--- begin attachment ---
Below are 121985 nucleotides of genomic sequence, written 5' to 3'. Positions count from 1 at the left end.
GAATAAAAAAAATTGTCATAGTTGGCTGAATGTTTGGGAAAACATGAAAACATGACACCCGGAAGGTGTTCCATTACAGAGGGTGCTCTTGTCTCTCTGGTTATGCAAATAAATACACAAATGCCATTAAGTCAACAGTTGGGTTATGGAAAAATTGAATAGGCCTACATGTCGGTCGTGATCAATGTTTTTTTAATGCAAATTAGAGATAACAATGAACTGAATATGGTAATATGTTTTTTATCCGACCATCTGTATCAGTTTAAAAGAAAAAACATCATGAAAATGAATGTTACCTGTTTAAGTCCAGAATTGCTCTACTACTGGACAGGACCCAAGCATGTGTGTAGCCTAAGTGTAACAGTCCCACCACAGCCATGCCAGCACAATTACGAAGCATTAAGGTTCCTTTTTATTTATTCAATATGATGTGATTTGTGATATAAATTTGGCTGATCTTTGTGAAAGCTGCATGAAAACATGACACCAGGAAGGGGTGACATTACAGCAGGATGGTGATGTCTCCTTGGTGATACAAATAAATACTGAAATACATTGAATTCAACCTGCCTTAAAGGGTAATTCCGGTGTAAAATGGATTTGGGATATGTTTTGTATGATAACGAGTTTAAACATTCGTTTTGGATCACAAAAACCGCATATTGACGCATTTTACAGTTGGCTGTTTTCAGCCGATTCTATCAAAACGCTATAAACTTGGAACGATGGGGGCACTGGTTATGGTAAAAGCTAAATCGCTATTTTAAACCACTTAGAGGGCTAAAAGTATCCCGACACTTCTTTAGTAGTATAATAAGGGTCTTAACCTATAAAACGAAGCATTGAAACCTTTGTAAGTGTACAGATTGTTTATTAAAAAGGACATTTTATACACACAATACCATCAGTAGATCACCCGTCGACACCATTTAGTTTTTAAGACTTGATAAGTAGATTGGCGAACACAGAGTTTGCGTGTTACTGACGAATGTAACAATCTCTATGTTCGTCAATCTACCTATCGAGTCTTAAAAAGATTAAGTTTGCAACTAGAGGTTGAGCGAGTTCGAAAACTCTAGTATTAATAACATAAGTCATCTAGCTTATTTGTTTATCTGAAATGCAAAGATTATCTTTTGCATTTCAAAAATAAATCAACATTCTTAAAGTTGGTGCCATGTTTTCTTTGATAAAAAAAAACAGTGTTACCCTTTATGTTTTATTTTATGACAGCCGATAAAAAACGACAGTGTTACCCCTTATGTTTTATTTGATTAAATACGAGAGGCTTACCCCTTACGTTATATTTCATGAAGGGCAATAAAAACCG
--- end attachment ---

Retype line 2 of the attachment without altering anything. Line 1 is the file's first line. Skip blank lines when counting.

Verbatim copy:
GAATAAAAAAAATTGTCATAGTTGGCTGAATGTTTGGGAAAACATGAAAACATGACACCCGGAAGGTGTTCCATTACAGAGGGTGCTCTTGTCTCTCTGGTTATGCAAATAAATACACAAATGCCATTAAGTCAACAGTTGGGTTATGGAAAAATTGAATAGGCCTACATGTCGGTCGTGATCAATGTTTTTTTAATGCAAATTAGAGATAACAATGAACTGAATATGGTAATATGTTTTTTATCCGACCATCTGTATCAGTTTAAAAGAAAAAACATCATGAAAATGAATGTTACCTGTTTAAGTCCAGAATTGCTCTACTACTGGACAGGACCCAAGCATGTGTGTAGCCTAAGTGTAACAGTCCCACCACAGCCATGCCAGCACAATTACGAAGCATTAAGGTTCCTTTTTATTTATTCAATATGATGTGATTTGTGATATAAATTTGGCTGATCTTTGTGAAAGCTGCATGAAAACATGACACCAGGAAGGGGTGACATTACAGCAGGATGGTGATGTCTCCTTGGTGATACAAATAAATACTGAAATACATTGAATTCAACCTGCCTTAAAGGGTAATTCCGGTGTAAAATGGATTTGGGATATGTTTTGTATGATAACGAGTTTAAACATTCGTTTTGGATCACAAAAACCGCATATTGACGCATTTTACAGTTGGCTGTTTTCAGCCGATTCTATCAAAACGCTATAAACTTGGAACGATGGGGGCACTGGTTATGGTAAAAGCTAAATCGCTATTTTAAACCACTTAGAGGGCTAAAAGTATCCCGACACTTCTTTAGTAGTATAATAAGGGTCTTAACCTATAAAACGAAGCATTGAAACCTTTGTAAGTGTACAGATTGTTTATTAAAAAGGACATTTTATACACACAATACCATCAGTAGATCACCCGTCGACACCATTTAGTTTTTAAGACTTGATAAGTAGATTGGCGAACACAGAGTTTGCGTGTTACTGACGAATGTAACAATCTCTATGTTCGTCAATCTACCTATCGAGTCTTAAAAAGATTAAGTTTGCAACTAGAGGTTGAGCGAGTTCGAAAACTCTAGTATTAATAACATAAGTCATCTAGCTTATTTGTTTATCTGAAATGCAAAGATTATCTTTTGCATTTCAAAAATAAATCAACATTCTTAAAGTTGGTGCCATGTTTTCTTTGATAAAAAAAAACAGTGTTACCCTTTATGTTTTATTTTATGACAGCCGATAAAAAACGACAGTGTTACCCCTTATGTTTTATTTGATTAAATACGAGAGGCTTACCCCTTACGTTATATTTCATGAAGGGCAATAAAAACCG